"There is a whole body of evidence," said AQMD spokesman Sam Atwood.
Last month, the district's governing board directed its staff to start drafting rules that would reduce air pollution in the worst communities, based on a policy paper produced this past summer by the agency along with representatives of community, environmental and business groups.
Among the proposals were regulations that would ratchet down emissions from both large and small polluters near schools, hospitals and similar facilities; cutting emissions from yard hostelers at the ports and distribution facilities; and further limiting emissions of specific toxins, such as chromium, used in metal-plating facilities.
Many of the rules would limit emissions not just near communities with the worst air but any place where industry is close to residences. The idea is that by targeting such emissions, industry-loaded communities, such as Wilmington, will benefit the most.
While business and industry groups admit to the disparity in air quality, there is sharp disagreement on how to approach the problem, even among members of the district's working group that produced the policy paper.
These groups note that even in the communities with the dirtiest air, sources like trucks, trains, planes and ships account for 90 percent of the pollution; "stationary sources," such as refineries, metal-plating businesses and body shops, account for the remaining 10 percent.
With the AQMD having only limited authority to regulate trucks and other mobile sources an authority largely reserved for the state and federal governments it says the district is largely attacking the wrong source.
"By having the focus on stationary sources, that is really not addressing the cumulative impacts of pollution, because of the absence of mobile sources," said Bill LaMarr, president of the Small Business Alliance, a consortium of manufacturer, metal plating and other industry trade groups.
Another criticism of the AQMD's approach is that it targets polluters near all schools and residential areas, rather than only those in the most polluted communities.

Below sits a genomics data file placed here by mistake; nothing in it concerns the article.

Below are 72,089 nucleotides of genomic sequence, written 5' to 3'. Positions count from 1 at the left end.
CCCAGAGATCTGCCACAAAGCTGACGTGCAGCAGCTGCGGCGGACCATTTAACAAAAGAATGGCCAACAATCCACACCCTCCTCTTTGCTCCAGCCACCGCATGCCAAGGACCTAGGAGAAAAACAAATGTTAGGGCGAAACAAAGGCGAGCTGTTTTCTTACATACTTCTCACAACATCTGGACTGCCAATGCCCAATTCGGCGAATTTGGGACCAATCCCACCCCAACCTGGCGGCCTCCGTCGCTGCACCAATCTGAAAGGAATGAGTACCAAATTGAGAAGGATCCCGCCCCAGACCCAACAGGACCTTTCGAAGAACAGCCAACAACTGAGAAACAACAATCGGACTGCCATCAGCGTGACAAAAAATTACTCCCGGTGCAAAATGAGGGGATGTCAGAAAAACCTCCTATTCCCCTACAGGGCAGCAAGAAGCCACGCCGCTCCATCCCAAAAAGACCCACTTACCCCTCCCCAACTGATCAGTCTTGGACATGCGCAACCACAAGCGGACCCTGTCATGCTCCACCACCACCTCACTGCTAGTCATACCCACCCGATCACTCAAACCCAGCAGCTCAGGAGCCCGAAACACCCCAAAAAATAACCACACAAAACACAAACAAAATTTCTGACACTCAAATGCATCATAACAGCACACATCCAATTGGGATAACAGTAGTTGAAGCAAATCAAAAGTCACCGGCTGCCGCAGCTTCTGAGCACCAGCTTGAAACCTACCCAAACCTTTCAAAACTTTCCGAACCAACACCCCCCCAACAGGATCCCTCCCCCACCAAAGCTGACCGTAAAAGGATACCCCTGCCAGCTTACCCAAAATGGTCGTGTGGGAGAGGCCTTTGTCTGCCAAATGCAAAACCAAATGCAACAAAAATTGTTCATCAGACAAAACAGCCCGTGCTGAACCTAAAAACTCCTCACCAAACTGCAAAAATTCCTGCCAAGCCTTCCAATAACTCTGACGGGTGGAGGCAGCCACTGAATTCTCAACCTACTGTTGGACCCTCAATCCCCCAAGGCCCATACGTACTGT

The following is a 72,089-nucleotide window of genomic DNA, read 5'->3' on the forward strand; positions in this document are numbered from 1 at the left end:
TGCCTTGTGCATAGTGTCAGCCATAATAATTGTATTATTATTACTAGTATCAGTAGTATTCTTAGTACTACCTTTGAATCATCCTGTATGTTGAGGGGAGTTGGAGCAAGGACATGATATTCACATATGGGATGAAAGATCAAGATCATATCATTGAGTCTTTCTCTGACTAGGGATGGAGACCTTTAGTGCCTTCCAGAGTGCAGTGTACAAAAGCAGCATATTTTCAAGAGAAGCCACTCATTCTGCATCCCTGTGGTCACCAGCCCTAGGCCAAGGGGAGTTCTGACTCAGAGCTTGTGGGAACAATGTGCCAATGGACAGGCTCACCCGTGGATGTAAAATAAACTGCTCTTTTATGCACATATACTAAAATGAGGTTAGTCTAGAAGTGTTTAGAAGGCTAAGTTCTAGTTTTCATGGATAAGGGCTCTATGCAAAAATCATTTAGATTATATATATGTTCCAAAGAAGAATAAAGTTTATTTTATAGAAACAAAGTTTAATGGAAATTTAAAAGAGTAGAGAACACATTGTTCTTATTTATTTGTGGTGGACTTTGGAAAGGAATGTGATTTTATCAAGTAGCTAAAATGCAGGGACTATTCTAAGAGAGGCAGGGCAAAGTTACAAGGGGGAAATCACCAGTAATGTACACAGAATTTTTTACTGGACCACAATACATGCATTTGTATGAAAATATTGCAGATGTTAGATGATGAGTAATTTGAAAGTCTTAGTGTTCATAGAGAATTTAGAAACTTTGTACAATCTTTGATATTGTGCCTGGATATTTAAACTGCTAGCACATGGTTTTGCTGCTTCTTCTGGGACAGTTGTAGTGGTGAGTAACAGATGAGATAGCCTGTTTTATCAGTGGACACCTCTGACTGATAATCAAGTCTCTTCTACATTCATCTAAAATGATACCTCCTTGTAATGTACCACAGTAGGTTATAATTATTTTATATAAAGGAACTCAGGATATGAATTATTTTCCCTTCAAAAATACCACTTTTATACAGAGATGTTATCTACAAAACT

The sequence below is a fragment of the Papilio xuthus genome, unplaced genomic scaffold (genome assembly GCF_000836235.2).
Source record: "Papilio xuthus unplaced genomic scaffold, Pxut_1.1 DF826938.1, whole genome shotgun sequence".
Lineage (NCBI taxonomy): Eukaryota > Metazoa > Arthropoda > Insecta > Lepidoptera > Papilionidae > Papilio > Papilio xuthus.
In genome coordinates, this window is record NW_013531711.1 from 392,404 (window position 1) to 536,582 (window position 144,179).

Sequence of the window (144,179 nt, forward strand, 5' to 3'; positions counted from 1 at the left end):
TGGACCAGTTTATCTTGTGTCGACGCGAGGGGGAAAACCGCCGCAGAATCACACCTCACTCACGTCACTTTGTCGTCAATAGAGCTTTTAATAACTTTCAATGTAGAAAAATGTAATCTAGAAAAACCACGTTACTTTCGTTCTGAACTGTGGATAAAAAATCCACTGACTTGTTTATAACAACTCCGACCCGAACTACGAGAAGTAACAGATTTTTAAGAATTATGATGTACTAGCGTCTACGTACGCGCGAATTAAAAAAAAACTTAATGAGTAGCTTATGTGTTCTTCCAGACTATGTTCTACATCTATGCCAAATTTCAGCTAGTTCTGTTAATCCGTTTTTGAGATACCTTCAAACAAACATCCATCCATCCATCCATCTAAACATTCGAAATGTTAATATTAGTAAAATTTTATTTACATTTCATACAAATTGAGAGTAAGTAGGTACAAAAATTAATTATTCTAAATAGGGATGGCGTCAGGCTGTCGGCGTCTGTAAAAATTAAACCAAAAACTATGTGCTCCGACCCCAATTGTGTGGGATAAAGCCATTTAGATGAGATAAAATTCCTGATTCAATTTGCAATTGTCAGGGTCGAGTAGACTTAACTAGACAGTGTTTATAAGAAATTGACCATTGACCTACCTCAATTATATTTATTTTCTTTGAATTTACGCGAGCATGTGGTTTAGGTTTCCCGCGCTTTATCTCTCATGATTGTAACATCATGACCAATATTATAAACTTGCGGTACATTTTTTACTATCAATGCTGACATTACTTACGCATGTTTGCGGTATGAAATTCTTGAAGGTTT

"The proximity of a (polluter) next to a school is a classic example. If you have a school in the desert and there is a facility nearby, then its emissions would be ratcheted down," said William Quinn, vice president for the California Council for Economic and Environmental Balance and another member of the working group.
Air quality officials say the proposals sketched out in the policy paper will be further refined before substantive proposals to the air district's board next year. They also say that pollution occurring close to residences poses a significant threat.
Moreover, air district officials plans to call on both the state and federal government to assist them in cutting pollution from trucks and other mobile sources, something that must occur anyway if the region is to meet federal Clean Air Act standards by 2010.
Meantime, residents of hard-hit communities say that something needs to be done now, even if it only has limited success.
"A lot of times people come into the neighborhood and their eyes start burning and they don't know why," said Angelo Logan, 36, who recently moved out of his Commerce neighborhood, which is near a freeway, rail yards, lead smelters, chemical-manufacturing plants and other industry.
"I was exposed to it since I was born and thought it was ordinary," he said.